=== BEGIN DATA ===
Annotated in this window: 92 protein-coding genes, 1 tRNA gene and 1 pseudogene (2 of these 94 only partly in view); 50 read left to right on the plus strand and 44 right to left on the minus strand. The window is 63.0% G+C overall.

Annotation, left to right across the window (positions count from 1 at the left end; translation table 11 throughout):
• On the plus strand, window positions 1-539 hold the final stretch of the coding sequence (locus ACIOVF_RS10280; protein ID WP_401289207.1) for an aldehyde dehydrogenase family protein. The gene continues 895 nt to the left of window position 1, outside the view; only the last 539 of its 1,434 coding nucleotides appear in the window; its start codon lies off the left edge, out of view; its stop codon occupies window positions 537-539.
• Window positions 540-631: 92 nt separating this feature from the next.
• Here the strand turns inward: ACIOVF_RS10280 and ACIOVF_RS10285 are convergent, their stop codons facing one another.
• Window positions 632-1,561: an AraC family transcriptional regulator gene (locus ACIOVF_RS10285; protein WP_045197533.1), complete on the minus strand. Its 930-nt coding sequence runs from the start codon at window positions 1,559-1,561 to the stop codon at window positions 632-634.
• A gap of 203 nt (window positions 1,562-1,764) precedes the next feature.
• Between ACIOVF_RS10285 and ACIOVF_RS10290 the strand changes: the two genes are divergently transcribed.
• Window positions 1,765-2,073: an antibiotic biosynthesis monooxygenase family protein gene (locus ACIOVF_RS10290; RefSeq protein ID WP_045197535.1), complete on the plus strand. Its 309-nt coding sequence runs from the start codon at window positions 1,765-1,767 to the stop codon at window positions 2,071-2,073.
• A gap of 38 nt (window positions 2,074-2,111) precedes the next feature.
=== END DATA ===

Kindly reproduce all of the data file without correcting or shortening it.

Annotated in this window: 92 protein-coding genes, 1 tRNA gene and 1 pseudogene (2 of these 94 only partly in view); 50 read left to right on the plus strand and 44 right to left on the minus strand. The window is 63.0% G+C overall.

Annotation, left to right across the window (positions count from 1 at the left end; translation table 11 throughout):
• On the plus strand, window positions 1-539 hold the final stretch of the coding sequence (locus ACIOVF_RS10280; protein ID WP_401289207.1) for an aldehyde dehydrogenase family protein. The gene continues 895 nt to the left of window position 1, outside the view; only the last 539 of its 1,434 coding nucleotides appear in the window; its start codon lies off the left edge, out of view; its stop codon occupies window positions 537-539.
• Window positions 540-631: 92 nt separating this feature from the next.
• Here the strand turns inward: ACIOVF_RS10280 and ACIOVF_RS10285 are convergent, their stop codons facing one another.
• Window positions 632-1,561: an AraC family transcriptional regulator gene (locus ACIOVF_RS10285; protein WP_045197533.1), complete on the minus strand. Its 930-nt coding sequence runs from the start codon at window positions 1,559-1,561 to the stop codon at window positions 632-634.
• A gap of 203 nt (window positions 1,562-1,764) precedes the next feature.
• Between ACIOVF_RS10285 and ACIOVF_RS10290 the strand changes: the two genes are divergently transcribed.
• Window positions 1,765-2,073: an antibiotic biosynthesis monooxygenase family protein gene (locus ACIOVF_RS10290; RefSeq protein ID WP_045197535.1), complete on the plus strand. Its 309-nt coding sequence runs from the start codon at window positions 1,765-1,767 to the stop codon at window positions 2,071-2,073.
• A gap of 38 nt (window positions 2,074-2,111) precedes the next feature.